I am also drawn to birds for this same — in alchemical terms — overabundance of spirit. I have been in turmoil, mind and body in a tortured battle for supremacy. This blind dualism has been further reinforced by a tumultuous and destabilizing romantic relationship. No doubt my Achilles heel, and as a Freudian analyst would say, yet another reason I like “birds”. The Id is a real pun-y guy.
Yesterday mind and body just collided…Bits came apart and things curled off in wild orbits, lacking any cohesiveness. The body was damaged — scarred but still fully functional — and the mind shifted uncomfortably.
And where was spirit? Somehow in the midst of all that spirit appeared. And it brought calm to what could have been an even worse situation.
This morning, after it was all over, I went outside. And there were the birds. There was a wet, foggy, quiet over everything, what one might call the ideal bird environment. It’s in those times when I think birds remember their deepest Jurassic roots. One might even say life remembers. Dinosaurs with feathers has always seemed like an apt phrase.
The birds were everywhere. Little songbirds — sparrows, finches, juncos — fluttered in and out among the leafless branches in the garden. The air was alight with “bird-ness”. A Stellar’s Jay, boisterous and bold, chased the smaller birds away from the neighbor’s feeder.
I decided to do more than step outside briefly and actually immersed myself in the space. I grounded myself, took a few breaths and found Malkuth very deeply…
And just as I opened my eyes an eagle soared across my field of vision and perched on one of the highest nearby trees. He displaced a companion, who settled on the top of another tree beside him.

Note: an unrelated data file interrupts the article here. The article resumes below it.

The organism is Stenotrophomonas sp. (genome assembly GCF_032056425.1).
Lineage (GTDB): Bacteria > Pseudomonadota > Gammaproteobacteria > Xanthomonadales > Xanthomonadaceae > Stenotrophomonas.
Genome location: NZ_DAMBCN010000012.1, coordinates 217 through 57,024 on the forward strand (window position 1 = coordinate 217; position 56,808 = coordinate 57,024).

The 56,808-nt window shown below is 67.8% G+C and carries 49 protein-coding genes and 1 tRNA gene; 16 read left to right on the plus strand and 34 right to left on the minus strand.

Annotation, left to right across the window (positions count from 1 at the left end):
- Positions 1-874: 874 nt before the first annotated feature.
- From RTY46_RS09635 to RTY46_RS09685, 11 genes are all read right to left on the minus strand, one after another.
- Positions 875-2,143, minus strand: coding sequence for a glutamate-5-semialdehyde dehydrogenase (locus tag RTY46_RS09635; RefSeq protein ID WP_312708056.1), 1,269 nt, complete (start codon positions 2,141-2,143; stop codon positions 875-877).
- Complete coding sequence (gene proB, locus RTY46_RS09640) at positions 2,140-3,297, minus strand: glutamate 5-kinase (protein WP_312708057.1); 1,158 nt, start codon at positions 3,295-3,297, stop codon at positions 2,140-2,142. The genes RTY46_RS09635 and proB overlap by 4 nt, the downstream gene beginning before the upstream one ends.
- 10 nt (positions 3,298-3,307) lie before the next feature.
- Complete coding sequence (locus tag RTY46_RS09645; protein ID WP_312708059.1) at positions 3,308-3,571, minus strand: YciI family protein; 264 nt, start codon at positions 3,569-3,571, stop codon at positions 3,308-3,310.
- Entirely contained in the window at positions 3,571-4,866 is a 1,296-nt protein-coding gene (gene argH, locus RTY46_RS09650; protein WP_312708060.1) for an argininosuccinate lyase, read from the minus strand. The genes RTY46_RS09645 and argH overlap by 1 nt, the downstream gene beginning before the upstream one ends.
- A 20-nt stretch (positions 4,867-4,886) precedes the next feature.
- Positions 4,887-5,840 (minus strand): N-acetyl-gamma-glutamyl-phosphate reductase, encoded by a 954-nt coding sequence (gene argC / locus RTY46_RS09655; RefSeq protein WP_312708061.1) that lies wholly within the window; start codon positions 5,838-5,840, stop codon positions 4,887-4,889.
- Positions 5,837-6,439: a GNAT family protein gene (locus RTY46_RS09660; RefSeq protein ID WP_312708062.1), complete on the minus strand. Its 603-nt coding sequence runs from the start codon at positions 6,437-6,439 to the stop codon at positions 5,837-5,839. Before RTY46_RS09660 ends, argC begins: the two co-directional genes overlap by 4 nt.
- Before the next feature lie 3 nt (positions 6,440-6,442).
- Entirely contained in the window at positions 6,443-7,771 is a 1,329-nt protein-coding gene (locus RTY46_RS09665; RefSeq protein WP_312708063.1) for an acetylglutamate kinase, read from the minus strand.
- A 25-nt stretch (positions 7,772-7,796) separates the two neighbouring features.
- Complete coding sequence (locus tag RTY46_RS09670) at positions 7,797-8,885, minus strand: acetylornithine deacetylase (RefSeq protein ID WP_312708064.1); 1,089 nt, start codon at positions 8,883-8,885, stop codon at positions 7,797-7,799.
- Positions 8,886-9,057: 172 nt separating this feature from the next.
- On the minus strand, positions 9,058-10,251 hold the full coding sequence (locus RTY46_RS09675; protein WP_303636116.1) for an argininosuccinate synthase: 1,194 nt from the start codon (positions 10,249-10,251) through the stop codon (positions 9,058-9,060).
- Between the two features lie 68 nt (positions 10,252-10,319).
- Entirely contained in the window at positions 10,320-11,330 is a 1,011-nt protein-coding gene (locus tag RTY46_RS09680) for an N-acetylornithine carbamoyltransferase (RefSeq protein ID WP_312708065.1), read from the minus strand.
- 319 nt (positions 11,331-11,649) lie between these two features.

As I just watched (I often ask now…When do we “just watch”?) these two regal incarnations of spirit I thought of a quote from a book I am currently reading — Eckhart Tolle’s A New Earth — that reminded me of why I — and in some way we all — like birds:
“Since time immemorial, flowers, crystal, precious stones, and birds have special significance for the human spirit. Like all life-forms, they are, of course, temporary manifestations of the underlying one Life, one Consciousness. Their special significance and the reason why humans feel such fascination for and affinity with them can be attributed to their ethereal quality.
Once there is certain degree of Presence, of still and alert attention in human beings’ perceptions, they can sense the divine life essence, the one indwelling consciousness or spirit in every creature, every life-form, recognize it as one with their own essence and so love it for themselves. Until this happens, however, most humans see only the outer forms, unaware of the inner essence, just as they are unaware of their own essence and identify only with their own physical and psychological forms.